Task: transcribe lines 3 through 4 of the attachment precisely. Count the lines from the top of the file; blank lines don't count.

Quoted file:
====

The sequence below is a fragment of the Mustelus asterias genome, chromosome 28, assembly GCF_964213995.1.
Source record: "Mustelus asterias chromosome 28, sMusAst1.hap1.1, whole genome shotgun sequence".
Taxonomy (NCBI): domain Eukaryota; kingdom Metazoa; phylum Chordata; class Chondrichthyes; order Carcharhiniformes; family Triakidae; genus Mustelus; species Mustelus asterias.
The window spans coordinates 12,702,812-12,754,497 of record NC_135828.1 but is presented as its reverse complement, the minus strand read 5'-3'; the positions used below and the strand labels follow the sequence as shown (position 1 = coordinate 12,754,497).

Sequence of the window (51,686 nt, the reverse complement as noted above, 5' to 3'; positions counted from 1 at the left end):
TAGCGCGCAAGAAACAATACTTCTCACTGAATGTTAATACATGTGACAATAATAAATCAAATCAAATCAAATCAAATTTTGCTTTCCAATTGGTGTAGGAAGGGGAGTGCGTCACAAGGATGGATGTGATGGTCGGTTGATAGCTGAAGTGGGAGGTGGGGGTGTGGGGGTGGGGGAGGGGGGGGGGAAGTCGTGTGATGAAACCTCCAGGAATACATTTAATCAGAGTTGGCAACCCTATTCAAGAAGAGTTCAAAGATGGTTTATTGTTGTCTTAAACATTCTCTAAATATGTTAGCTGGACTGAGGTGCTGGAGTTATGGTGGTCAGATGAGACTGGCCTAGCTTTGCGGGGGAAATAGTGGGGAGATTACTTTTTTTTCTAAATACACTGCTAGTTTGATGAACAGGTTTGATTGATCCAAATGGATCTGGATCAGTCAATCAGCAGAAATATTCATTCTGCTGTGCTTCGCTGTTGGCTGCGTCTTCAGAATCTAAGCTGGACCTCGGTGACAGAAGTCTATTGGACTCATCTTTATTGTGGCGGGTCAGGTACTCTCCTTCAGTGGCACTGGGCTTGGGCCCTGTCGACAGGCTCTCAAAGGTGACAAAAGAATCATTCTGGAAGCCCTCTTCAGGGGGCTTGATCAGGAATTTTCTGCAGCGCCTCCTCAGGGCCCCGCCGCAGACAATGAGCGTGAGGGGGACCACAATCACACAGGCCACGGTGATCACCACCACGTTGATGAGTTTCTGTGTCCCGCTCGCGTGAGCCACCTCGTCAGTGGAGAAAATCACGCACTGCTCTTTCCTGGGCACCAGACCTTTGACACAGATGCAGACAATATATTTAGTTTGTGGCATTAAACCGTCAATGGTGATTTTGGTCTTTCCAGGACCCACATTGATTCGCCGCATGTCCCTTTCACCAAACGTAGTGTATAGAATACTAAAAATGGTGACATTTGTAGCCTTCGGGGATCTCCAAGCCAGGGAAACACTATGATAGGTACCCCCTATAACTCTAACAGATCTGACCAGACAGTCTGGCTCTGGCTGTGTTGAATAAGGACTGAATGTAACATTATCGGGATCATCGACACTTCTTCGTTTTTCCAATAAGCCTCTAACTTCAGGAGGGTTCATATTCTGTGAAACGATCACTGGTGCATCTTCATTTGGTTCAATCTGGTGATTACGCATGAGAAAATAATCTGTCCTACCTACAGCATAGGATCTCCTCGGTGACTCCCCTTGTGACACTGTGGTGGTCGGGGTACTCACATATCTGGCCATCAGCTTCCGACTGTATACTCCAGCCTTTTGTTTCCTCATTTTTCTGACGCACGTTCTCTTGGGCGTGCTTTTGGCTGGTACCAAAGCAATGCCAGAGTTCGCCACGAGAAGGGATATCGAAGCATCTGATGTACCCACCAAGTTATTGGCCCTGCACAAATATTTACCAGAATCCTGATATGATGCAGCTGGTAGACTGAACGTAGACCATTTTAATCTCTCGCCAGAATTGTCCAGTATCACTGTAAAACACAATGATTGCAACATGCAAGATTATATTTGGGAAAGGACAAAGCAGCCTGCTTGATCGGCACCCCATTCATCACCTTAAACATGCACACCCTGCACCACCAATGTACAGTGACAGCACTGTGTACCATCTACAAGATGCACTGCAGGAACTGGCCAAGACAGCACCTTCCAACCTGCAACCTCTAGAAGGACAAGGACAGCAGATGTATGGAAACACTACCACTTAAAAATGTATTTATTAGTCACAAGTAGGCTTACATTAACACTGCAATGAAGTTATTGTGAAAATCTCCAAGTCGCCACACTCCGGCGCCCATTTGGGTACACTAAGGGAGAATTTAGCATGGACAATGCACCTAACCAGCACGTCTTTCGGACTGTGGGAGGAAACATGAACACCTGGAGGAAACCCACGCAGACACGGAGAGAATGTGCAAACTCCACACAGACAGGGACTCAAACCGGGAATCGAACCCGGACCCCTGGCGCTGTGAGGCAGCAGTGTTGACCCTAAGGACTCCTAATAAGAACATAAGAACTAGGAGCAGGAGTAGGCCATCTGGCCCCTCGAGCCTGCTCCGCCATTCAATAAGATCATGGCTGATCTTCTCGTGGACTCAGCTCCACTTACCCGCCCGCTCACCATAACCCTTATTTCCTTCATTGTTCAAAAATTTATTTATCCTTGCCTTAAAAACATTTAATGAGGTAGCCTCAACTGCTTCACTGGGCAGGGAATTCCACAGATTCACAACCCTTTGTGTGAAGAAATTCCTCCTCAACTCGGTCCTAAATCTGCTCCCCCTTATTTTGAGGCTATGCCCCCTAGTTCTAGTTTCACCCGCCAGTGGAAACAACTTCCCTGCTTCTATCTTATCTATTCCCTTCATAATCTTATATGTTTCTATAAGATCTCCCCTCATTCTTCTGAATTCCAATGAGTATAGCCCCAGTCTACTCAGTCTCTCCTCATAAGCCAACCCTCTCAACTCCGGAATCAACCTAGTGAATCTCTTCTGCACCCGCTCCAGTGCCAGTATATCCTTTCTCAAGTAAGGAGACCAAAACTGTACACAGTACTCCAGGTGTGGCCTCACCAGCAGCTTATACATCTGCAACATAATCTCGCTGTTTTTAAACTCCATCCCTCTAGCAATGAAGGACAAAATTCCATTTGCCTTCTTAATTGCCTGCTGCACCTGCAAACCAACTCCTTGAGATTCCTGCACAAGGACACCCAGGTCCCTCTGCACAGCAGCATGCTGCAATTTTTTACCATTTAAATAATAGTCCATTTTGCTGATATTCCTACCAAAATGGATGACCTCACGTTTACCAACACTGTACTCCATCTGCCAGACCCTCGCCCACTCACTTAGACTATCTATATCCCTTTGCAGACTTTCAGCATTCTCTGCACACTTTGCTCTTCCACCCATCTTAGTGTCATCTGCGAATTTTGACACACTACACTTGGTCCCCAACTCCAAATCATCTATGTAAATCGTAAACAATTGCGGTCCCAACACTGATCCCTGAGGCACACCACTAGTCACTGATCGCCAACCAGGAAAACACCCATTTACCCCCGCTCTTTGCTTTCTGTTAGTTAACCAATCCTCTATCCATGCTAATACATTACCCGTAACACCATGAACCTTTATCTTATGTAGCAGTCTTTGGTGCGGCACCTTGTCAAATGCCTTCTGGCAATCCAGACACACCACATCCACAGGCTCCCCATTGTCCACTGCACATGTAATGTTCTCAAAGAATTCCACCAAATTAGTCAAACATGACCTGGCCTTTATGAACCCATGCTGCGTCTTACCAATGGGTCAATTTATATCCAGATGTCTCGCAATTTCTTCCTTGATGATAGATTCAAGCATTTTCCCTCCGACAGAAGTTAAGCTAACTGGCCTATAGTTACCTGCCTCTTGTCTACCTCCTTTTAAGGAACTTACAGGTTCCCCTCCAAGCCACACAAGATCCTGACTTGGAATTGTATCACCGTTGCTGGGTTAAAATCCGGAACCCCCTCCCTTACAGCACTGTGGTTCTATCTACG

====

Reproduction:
Taxonomy (NCBI): domain Eukaryota; kingdom Metazoa; phylum Chordata; class Chondrichthyes; order Carcharhiniformes; family Triakidae; genus Mustelus; species Mustelus asterias.
The window spans coordinates 12,702,812-12,754,497 of record NC_135828.1 but is presented as its reverse complement, the minus strand read 5'-3'; the positions used below and the strand labels follow the sequence as shown (position 1 = coordinate 12,754,497).